SYstem Manufacturing and Product design tHrough cOmponent Noise technologY (SYMPHONY)

Lead Participant: Rolls-Royce Plc


SYstem Manufacturing and Product design tHrough cOmponent Noise technologY
To reduce aircraft noise around airports and allow air traffic to grow, sustained noise reduction programmes are required, supported by Industry, National and European Funding. In addition, noise within aircraft cabins is an issue for the comfort of passengers and crew. The work in SYMPHONY was primarily driven by the need to address the key noise challenges of a new 150-seater sector aircraft informed by the near-term ACARE environmental goals for 2015 and local noise restrictions and access to airports. In 2011, more ambitious longer term environmental goals were outlined in the European report Flightpath 2050, making the work in SYMPHONY an essential basis for future Partner competitiveness in aircraft noise.
To achieve significant reductions in aircraft noise, it is necessary to reduce the noise of all the aircraft and engine components that contribute significantly to the total noise signature. This is because noise sources add in a logarithmic manner, such that reducing just one component can result in only a small effect on the total noise. SYMPHONY therefore delivered design methods and technology to address many of the principal sources of aircraft noise. The specific noise sources addressed were identified by individual partner company aircraft noise prediction processes, taking an integrated system approach to select specific technologies which simultaneously work together to achieve the broader environmental targets for noise, NOx and sfc. These requirements are reflected in the UK Noise Technology Roadmaps which are agreed by industry and universities under the EnvTec, NTC and X-Noise national networks.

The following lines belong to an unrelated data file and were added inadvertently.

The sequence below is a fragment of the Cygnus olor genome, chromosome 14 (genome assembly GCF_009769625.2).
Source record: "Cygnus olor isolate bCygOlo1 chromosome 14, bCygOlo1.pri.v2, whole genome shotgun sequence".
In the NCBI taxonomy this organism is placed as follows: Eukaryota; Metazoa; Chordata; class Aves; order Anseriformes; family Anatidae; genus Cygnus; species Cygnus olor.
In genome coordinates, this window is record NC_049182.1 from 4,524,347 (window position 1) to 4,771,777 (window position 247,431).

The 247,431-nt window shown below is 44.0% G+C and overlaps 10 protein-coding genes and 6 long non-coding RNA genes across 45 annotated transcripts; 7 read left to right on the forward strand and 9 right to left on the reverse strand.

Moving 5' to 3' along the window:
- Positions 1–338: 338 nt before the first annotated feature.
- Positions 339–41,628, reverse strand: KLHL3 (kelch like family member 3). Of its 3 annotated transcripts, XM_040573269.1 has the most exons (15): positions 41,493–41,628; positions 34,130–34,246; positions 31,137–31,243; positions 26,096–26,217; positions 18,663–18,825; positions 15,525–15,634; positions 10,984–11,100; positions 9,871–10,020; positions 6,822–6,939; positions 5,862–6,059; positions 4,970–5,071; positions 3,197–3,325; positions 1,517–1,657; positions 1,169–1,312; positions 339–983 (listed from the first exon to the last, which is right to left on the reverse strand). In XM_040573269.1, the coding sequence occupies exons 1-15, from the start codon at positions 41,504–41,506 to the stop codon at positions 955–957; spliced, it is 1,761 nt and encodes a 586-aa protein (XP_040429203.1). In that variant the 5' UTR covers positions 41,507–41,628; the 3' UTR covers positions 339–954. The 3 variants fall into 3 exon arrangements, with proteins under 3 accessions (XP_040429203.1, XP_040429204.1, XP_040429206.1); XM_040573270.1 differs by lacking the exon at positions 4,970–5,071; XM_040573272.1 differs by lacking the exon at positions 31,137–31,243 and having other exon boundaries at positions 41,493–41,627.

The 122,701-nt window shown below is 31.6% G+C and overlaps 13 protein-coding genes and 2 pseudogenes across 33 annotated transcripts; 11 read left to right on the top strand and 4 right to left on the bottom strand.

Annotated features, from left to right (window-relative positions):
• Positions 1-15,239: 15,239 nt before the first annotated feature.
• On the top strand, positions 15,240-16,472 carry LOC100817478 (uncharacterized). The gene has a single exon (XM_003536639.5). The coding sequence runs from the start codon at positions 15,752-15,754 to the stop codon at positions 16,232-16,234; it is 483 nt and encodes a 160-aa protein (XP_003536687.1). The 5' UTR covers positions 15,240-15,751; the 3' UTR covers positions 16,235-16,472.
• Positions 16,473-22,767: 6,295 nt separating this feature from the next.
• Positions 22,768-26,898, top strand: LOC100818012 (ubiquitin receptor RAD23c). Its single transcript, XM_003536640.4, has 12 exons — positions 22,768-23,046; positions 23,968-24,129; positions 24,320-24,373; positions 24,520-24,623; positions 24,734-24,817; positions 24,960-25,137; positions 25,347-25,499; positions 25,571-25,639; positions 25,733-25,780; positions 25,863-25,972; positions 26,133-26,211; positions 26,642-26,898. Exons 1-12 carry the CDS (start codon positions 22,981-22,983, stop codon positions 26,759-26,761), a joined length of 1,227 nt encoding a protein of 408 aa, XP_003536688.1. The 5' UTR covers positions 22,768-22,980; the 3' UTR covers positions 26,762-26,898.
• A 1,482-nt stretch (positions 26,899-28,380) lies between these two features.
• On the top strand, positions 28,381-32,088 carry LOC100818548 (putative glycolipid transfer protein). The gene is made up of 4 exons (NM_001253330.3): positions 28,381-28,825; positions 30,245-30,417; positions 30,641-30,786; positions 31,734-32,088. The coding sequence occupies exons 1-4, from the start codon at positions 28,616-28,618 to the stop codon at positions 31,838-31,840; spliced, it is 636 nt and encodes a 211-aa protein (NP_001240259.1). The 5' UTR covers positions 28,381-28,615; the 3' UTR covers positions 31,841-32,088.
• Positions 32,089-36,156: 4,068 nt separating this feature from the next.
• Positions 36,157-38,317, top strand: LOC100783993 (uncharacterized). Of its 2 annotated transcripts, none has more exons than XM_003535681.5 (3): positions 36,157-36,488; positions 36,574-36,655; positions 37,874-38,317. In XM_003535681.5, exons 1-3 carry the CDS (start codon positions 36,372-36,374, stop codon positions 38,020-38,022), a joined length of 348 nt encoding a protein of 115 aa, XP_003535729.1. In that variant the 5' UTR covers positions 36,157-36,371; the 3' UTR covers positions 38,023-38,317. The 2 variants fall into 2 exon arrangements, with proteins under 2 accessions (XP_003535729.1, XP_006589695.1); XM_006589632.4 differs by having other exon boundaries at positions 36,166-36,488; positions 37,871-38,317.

The SYMPHONY consortium, lead by aero-engine manufacturer Rolls-Royce, consisted of eight industrial and academic partners representing a major section of the UK aero-acoustics community. Airframe manufacturer Airbus UK led the low noise landing gear studies and additionally contributed to the installation studies. Bombardier (Shorts) and GKN brought to the collaboration their extensive experience as nacelle suppliers to the aircraft industry. QinetiQ is a world leader in consultancy for exhaust noise and cabin noise, and in addition tests took place in their anechoic Noise Test Facility (NTF) which is the key strategic UK Noise facility for the dominant aircraft exhaust and installations noise sources. Southampton University developed prediction methods for noise of specific components, and implemented methods in the whole-aircraft noise prediction design system. This university has contributed effectively to most of the UK and EU noise research programmes over the past decade in addition to its on-going collaboration with Rolls-Royce and Airbus. Cambridge University developed prediction methods for turbo-machinery tone noise and combustion noise; it has a long record of excellence for the design of turbo-machinery and combustion components. Loughborough University contributed to aerodynamic modelling of high-speed flows associated with engine bleed systems and brought some 20 years experience in modelling high speed flows and validation techniques.
A number of innovative low-noise technologies were investigated in SYMPHONY, including techniques for reducing bleed system noise by detailed design, for attenuating fan noise by exploiting mode scattering at liner discontinuities, for reducing landing gear noise by careful attention to elements of the design not previously investigated, and for reducing jet noise by designing 3D nozzles specifically aimed at reducing jet-wing interaction effects. The application of CFD and CAA to aircraft noise problems already stretches computational techniques to the limit, due to the technical complexity and extreme computer processing and memory requirements. In order to achieve the accuracy and noise frequency range required for product design, Southampton, Cambridge and Loughborough universities undertook further significant and innovative developments in SYMPHONY to allow multi-disciplinary design optimisation of noise and aerodynamics simultaneously, which is key to meeting the sfc, NOx and noise reduction targets.
SYMPHONY comprised four Work Packages. At component level WPs 1-3 exploit innovative computational and experimental techniques to provide insight into the different noise source mechanisms, to deliver low noise concepts and to develop new physically-based noise design models. These component noise contributions were then integrated in WP4 into an optimised aircraft design.
Dissemination of SYMPHONY results is through the EnvTec, NTC and X-Noise National Networks to inform the UK Noise Technology Roadmaps for the future programmes.




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